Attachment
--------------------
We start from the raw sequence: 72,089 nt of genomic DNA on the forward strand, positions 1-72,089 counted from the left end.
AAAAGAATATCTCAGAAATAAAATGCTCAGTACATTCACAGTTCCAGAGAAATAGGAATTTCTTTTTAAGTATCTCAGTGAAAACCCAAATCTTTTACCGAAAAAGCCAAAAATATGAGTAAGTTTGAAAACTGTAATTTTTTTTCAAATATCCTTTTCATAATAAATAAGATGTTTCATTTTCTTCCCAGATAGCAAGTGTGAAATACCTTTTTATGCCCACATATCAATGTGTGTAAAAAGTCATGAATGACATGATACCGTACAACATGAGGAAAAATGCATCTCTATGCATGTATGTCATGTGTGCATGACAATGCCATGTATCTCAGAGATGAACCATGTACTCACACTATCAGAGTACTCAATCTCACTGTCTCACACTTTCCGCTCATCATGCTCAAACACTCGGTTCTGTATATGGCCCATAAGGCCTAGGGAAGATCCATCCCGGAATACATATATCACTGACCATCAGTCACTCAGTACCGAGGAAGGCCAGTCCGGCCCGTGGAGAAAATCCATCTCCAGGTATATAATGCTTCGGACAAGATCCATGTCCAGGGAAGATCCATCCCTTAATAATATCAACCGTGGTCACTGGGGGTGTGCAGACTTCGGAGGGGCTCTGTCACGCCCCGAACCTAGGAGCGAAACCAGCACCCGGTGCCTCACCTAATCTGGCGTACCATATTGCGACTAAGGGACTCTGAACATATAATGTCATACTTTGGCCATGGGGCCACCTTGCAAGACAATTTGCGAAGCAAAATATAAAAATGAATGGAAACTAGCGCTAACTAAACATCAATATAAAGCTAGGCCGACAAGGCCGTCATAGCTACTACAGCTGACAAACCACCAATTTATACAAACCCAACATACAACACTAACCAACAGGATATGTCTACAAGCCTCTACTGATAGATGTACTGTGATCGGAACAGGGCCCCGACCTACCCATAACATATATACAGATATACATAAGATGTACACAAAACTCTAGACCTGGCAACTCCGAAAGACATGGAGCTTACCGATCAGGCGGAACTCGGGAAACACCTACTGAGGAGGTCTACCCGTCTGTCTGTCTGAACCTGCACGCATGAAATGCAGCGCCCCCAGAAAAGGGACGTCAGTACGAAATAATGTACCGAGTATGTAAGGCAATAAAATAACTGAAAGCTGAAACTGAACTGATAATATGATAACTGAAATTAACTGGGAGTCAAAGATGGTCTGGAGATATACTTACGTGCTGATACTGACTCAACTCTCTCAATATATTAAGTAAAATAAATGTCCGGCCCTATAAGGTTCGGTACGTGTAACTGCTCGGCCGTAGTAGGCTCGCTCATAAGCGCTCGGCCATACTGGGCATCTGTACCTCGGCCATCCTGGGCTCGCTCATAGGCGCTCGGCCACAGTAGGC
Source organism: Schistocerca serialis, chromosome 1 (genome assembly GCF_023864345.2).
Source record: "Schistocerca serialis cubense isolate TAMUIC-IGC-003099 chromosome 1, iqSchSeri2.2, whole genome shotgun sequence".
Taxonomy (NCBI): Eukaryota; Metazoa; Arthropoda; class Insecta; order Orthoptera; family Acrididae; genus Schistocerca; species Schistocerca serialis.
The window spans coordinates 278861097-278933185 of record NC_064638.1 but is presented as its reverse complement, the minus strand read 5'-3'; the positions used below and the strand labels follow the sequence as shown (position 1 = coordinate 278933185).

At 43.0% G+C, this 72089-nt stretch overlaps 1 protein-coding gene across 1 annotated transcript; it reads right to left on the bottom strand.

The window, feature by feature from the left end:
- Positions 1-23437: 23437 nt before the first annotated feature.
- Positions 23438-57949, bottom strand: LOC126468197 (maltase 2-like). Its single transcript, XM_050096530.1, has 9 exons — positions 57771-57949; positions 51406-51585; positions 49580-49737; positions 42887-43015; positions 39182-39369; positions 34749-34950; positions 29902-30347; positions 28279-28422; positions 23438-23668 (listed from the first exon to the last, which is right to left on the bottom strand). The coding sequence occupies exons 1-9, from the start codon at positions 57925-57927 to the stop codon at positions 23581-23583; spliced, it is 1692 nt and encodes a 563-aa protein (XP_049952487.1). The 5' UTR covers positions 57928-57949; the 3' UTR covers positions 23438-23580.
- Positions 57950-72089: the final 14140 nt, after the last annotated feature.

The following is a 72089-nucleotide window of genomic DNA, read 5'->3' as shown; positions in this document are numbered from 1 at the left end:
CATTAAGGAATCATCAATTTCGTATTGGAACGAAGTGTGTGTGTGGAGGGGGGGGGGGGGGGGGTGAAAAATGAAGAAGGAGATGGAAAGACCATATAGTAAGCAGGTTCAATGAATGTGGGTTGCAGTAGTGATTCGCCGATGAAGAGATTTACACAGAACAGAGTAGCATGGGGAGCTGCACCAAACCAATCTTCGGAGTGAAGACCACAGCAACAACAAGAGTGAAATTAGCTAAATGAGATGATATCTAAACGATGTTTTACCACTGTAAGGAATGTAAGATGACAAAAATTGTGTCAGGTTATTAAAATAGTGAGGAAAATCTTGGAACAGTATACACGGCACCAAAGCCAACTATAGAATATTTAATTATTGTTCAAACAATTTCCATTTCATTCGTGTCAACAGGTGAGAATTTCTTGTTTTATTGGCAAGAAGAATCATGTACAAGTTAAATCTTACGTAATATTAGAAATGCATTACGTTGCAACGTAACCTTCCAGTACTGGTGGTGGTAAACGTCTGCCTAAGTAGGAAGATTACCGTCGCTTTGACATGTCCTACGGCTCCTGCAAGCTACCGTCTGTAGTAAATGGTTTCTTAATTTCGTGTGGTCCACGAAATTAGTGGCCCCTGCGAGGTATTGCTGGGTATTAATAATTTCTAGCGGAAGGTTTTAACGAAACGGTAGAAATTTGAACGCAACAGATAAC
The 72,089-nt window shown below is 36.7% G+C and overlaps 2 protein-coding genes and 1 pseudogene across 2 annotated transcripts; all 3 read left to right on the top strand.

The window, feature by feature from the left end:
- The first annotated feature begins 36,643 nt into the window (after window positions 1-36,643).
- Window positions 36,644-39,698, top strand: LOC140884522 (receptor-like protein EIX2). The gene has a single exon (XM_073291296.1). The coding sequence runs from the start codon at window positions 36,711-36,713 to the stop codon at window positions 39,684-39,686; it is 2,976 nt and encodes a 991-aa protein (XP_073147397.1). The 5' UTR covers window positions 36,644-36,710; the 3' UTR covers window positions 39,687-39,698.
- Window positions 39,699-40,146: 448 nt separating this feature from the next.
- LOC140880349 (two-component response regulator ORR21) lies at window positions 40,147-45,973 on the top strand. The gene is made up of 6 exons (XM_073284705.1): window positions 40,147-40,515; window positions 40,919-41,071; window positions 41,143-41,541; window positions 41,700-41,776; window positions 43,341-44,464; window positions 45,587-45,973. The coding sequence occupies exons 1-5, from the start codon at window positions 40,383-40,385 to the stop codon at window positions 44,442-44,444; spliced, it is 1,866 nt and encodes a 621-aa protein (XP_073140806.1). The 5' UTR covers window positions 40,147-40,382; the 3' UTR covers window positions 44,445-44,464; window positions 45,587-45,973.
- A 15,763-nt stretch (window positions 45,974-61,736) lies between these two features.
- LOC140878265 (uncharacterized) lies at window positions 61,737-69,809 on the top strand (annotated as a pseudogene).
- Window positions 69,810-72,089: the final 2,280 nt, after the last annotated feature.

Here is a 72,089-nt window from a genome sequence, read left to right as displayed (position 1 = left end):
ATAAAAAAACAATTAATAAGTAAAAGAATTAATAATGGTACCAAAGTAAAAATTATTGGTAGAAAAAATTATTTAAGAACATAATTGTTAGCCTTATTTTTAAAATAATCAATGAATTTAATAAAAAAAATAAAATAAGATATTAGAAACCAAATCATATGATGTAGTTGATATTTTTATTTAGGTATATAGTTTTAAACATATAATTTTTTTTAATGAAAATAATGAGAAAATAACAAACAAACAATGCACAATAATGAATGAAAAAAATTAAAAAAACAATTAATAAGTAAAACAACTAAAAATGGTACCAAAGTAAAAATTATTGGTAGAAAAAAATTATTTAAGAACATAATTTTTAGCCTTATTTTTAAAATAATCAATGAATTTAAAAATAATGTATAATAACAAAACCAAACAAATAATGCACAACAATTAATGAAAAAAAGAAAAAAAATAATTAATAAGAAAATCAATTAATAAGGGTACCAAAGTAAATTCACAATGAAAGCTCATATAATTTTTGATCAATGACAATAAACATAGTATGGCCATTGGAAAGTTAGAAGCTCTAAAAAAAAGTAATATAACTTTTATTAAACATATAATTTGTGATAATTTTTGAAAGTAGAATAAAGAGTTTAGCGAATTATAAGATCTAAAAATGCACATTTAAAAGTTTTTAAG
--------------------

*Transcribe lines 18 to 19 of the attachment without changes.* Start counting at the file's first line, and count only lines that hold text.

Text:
- Window positions 39,699-40,146: 448 nt separating this feature from the next.
- LOC140880349 (two-component response regulator ORR21) lies at window positions 40,147-45,973 on the top strand. The gene is made up of 6 exons (XM_073284705.1): window positions 40,147-40,515; window positions 40,919-41,071; window positions 41,143-41,541; window positions 41,700-41,776; window positions 43,341-44,464; window positions 45,587-45,973. The coding sequence occupies exons 1-5, from the start codon at window positions 40,383-40,385 to the stop codon at window positions 44,442-44,444; spliced, it is 1,866 nt and encodes a 621-aa protein (XP_073140806.1). The 5' UTR covers window positions 40,147-40,382; the 3' UTR covers window positions 44,445-44,464; window positions 45,587-45,973.